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Project Overview

The key aim of the REMIX (REgulation of MItochondrial gene eXpression) Network is to combine the skills of European research groups to provide strategic training of the next generation of scientists through a programme that will progress in the elucidation of the molecular mechanisms and pathways that regulate mitochondrial gene expression.  

Mitochondria are essential organelles found in every eukaryotic cell, required to convert food into usable energy. The mitochondrial oxidative phosphorylation (OXPHOS) system, which produces the majority of cellular energy in the form of ATP, is controlled by two distinct genomes: the nuclear and the mitochondrial genome (mtDNA).  In humans mtDNA encodes only thirteen polypeptides, all essential structural components of OXPHOS complexes. Defects in the synthesis, import, and modification of mitochondrial polypeptides as well as defective assembly of multi-subunit OXPHOS complexes result in mitochondrial diseases that primarily affect tissues with a high metabolic demand, such as the nervous, muscular, cardiac, ocular and endocrine systems. They are very heterogeneous from a clinical, genetical, biochemical and molecular perspective and can affect patients at any age. While the exact numbers of children and adults suffering from mitochondrial disease are hard to determine because of frequent misdiagnosing, we now know that the prevalence of mitochondrial diseases is approaching that of childhood cancers. Furthermore, dysfunction of mitochondrial OXPHOS system has also emerged as a key factor in many “common” diseases, including neurodegenerative and metabolic disorders such as Type 2 Diabetes, Parkinson’s and Alzheimer’s disease, and is linked to ageing process. Despite all this, it is surprising that our understanding of the mechanisms governing the mitochondrial gene expression and its associated pathologies remain superficial and therapeutic interventions largely unexplored.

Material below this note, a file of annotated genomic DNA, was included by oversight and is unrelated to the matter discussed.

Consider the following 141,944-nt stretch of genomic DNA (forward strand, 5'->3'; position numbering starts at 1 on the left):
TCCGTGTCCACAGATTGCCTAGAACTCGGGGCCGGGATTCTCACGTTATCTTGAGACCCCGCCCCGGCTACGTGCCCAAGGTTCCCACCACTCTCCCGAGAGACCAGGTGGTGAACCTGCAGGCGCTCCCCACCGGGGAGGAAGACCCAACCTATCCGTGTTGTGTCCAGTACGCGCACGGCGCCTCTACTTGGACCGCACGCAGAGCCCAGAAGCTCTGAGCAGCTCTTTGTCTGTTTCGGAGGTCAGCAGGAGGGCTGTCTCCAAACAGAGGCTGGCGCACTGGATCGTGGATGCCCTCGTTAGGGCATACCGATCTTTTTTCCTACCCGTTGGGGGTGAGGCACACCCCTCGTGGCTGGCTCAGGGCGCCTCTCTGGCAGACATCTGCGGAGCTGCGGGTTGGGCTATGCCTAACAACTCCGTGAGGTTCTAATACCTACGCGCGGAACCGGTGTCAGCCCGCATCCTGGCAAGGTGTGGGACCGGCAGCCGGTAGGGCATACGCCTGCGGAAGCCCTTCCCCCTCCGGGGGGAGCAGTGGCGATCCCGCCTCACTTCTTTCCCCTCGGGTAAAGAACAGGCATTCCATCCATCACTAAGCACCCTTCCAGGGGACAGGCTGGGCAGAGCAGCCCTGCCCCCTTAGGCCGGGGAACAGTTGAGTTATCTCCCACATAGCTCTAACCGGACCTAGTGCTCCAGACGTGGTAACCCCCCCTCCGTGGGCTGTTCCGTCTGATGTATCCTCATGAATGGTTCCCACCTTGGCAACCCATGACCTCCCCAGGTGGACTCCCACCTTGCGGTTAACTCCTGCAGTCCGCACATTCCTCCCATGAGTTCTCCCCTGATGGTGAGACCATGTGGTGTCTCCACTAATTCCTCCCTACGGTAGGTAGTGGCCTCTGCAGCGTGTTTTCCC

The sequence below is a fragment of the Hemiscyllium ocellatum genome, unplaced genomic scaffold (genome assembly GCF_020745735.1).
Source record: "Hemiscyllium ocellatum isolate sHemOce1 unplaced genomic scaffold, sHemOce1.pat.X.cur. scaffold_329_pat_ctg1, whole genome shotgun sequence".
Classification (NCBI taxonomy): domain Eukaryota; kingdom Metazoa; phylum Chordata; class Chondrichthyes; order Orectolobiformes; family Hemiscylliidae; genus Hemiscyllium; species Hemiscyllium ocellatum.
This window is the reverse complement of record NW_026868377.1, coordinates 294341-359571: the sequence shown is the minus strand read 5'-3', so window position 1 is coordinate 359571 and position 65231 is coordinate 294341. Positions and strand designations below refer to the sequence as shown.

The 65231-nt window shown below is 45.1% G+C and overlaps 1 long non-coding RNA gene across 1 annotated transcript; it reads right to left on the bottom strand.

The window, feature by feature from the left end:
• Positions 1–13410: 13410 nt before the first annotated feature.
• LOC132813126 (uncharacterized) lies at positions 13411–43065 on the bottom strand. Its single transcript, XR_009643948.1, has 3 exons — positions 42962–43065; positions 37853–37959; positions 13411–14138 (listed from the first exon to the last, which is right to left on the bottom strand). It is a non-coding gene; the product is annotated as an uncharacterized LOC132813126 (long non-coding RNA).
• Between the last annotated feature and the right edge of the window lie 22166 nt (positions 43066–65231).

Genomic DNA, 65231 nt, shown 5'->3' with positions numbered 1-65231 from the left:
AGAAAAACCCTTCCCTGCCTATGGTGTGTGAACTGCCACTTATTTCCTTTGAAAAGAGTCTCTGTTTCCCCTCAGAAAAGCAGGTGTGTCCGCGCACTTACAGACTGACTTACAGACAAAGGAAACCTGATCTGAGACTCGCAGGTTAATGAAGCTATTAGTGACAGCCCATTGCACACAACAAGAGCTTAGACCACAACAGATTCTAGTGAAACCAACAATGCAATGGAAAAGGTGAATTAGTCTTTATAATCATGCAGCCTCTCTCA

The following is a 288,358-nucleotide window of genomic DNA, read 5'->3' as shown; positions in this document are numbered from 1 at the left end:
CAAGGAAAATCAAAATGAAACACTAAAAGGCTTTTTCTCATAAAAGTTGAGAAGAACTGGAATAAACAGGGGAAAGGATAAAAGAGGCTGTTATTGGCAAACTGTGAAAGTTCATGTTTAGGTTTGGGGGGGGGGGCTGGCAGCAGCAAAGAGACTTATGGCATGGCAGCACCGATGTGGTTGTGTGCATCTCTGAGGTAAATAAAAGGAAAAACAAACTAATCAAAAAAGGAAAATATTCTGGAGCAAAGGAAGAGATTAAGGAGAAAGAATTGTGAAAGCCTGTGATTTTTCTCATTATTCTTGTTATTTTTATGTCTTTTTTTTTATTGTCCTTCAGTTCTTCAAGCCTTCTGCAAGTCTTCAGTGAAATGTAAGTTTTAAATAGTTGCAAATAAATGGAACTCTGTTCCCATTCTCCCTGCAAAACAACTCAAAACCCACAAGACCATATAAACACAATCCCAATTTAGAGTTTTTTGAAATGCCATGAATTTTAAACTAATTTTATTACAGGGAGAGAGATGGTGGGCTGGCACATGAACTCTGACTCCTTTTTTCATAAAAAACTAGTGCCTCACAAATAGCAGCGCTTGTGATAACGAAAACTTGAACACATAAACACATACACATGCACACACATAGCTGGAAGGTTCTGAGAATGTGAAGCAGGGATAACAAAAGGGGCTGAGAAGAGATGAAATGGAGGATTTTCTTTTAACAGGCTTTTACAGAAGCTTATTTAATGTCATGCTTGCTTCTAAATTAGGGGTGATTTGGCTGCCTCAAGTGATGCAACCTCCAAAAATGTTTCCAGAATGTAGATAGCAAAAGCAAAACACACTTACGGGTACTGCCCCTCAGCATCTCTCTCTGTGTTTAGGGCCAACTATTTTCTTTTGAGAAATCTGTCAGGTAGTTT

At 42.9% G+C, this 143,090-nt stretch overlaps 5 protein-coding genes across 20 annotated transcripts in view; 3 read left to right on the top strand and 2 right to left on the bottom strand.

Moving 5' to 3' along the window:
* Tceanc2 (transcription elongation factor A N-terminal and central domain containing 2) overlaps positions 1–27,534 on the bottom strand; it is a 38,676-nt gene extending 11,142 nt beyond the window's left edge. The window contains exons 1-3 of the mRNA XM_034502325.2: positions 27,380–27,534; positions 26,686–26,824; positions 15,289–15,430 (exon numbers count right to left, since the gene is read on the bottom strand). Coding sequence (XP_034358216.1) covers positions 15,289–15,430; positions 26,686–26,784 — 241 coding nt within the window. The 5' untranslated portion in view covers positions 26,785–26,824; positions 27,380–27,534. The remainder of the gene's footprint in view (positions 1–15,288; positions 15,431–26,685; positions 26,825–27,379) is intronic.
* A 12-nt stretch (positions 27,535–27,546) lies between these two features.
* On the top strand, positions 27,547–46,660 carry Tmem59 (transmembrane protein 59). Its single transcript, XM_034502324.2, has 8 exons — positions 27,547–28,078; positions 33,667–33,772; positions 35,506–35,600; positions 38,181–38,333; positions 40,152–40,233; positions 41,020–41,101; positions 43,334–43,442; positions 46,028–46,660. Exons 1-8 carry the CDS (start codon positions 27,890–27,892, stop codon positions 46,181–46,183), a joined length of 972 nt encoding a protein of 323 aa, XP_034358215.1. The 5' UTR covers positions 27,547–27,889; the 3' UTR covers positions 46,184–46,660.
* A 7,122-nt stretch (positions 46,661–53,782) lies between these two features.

REMIX ITN is therefore designed to bring together a multidisciplinary team, which harnesses the different expertise (genetics, molecular and cell biology, biochemistry and structural biology) of researchers across Europe, aimed to elucidate precise molecular mechanisms of mitochondrial gene expression. Thus charting a route for deeper understanding of pathophysiology of mitochondrial diseases leading to their eventual alleviation via effective therapy.